As has been pointed out, Wordsworth print books that are in the public domain. They have just added George Orwell to their list. Wordsworth specializes in selling books to schools. They use the latest on-demand printing and can sell books to schools for under £2.00 each. I find the printing, especially long books, to be too small and hard to read.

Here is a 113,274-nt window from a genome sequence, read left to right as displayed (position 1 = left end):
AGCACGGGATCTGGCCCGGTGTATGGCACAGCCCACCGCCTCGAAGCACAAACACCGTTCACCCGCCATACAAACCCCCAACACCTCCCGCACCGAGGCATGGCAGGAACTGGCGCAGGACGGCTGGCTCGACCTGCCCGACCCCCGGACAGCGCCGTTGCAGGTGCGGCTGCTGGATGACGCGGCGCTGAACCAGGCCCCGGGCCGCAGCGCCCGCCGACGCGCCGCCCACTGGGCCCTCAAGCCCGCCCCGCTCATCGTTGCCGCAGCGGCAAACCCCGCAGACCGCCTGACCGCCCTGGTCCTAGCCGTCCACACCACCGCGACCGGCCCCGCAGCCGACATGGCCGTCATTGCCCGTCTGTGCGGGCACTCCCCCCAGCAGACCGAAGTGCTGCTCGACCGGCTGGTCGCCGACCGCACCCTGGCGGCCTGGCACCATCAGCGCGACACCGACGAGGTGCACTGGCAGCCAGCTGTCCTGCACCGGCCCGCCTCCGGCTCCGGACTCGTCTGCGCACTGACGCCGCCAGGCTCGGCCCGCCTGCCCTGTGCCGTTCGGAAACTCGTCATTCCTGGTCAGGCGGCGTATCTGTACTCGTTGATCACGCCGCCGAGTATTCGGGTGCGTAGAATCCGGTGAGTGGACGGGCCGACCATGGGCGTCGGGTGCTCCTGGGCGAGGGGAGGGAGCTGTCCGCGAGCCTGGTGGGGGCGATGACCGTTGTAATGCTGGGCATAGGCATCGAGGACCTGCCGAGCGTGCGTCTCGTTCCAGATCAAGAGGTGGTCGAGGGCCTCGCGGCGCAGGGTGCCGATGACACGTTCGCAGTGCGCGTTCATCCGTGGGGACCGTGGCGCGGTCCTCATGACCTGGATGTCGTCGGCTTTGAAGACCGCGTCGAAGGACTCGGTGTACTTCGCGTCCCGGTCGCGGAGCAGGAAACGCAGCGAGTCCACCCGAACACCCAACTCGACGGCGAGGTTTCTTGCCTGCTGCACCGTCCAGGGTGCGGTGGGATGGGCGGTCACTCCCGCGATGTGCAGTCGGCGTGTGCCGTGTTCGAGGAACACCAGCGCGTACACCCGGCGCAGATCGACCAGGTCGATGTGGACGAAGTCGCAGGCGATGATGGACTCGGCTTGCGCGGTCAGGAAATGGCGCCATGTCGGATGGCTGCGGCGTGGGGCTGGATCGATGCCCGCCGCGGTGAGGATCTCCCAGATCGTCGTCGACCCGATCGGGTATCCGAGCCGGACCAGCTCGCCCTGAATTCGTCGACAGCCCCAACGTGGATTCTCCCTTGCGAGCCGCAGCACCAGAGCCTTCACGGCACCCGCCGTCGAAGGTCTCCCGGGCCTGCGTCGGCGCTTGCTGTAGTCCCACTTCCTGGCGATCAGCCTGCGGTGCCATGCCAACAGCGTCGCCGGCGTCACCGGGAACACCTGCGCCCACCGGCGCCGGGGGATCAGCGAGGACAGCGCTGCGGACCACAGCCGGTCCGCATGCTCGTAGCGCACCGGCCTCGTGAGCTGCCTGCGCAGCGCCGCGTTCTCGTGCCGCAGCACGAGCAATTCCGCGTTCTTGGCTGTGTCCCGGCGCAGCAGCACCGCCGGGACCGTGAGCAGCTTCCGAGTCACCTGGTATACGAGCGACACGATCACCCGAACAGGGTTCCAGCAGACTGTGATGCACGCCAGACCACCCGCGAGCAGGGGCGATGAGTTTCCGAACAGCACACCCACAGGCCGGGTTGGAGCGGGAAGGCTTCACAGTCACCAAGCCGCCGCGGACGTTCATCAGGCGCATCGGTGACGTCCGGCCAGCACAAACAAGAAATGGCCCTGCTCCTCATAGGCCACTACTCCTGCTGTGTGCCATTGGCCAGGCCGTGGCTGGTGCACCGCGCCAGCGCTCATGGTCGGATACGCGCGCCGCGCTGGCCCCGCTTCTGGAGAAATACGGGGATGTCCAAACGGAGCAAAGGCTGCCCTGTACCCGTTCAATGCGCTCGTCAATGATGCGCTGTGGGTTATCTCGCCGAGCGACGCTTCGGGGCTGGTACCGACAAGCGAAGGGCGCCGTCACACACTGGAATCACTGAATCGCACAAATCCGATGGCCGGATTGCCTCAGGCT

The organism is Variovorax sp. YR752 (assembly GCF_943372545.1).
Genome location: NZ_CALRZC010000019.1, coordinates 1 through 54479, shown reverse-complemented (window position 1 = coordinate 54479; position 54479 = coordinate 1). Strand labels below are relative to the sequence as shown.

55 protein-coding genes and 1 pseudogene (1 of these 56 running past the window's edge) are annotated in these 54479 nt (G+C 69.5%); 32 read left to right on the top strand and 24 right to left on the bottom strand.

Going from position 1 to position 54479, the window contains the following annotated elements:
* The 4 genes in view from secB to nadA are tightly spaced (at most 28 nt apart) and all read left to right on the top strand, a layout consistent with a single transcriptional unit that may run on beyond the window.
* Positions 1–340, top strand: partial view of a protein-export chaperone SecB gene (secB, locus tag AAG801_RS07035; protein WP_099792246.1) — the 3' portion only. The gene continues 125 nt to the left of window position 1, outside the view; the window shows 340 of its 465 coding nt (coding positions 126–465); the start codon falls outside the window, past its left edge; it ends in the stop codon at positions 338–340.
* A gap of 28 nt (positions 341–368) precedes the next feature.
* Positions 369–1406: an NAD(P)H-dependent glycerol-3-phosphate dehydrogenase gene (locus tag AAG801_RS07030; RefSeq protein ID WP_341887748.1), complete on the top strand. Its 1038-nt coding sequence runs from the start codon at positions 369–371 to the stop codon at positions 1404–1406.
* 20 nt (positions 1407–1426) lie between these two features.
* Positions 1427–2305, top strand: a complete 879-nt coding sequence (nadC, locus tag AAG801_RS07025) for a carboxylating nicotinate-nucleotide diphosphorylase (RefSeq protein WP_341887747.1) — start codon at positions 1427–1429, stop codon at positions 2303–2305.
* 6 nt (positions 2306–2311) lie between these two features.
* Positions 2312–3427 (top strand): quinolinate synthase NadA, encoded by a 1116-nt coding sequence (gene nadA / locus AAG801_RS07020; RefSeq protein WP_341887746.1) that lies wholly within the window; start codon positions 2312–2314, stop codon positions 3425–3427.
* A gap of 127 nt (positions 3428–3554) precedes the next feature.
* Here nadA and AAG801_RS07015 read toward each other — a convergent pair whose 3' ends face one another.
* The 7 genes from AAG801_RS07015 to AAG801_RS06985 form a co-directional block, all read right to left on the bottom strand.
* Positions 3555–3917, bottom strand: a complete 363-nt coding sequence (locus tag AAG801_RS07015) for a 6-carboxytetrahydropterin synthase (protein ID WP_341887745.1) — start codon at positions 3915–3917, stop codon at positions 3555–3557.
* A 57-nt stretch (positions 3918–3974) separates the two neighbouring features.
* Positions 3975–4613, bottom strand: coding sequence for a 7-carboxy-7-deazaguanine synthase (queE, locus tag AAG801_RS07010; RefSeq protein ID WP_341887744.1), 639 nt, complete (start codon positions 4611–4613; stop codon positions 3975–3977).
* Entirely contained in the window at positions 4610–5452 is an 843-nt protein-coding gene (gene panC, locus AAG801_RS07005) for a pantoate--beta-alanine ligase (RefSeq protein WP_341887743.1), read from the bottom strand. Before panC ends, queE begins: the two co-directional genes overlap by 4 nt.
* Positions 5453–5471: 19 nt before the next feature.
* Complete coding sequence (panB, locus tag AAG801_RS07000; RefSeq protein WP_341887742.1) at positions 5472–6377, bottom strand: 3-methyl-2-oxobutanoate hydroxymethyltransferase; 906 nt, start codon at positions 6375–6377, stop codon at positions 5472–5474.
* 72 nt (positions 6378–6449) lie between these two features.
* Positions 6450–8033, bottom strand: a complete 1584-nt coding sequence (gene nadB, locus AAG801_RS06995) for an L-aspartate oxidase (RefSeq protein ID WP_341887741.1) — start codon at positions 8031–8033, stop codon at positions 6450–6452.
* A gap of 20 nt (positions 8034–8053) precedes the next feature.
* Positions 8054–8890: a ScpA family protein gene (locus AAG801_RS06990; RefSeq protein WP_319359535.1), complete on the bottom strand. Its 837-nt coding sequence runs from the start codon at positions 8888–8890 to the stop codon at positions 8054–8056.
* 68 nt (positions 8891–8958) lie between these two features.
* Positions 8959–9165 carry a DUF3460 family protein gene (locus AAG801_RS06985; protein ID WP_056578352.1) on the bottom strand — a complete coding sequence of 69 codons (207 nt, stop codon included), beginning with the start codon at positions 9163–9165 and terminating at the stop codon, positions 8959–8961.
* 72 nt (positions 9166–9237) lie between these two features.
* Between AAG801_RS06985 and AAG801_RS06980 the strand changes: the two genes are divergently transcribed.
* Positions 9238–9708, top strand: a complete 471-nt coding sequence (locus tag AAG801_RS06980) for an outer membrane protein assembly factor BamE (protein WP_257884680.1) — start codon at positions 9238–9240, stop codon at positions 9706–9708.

In my experience, Oxford and Penguin Classics are basically the same - UNLESS you are looking for a specific translation. Then you need to pick which ever one published that translation. Both have end notes and introductory material, which may or may not be helpful depending on what that specific editor or contributor decided to write about (and depending on how modern that particular edition - the more recent the introduction the more politically correct it is). I've got collections of both. I've also got a few Wordsworth classics - the text is usually tiny, the paper very thin and grey, and they weren't actually designed to last for long (they are very flimsy compared to the Oxford and Penguin), hence the low cost. In terms of contents, it's not a problem unless you are looking for a copy-righted translation. Some of them have an introductions and notes (my translation of Faust has notes and commentary). The Penguins and Wordsworths have somewhat more flexible spines than the Oxfords so you are less likely to crack the spines of the very fat books. I don't have any Collins classics, but it looks like they also only print what is out of copy-right.Is Oxford better or Penguin?
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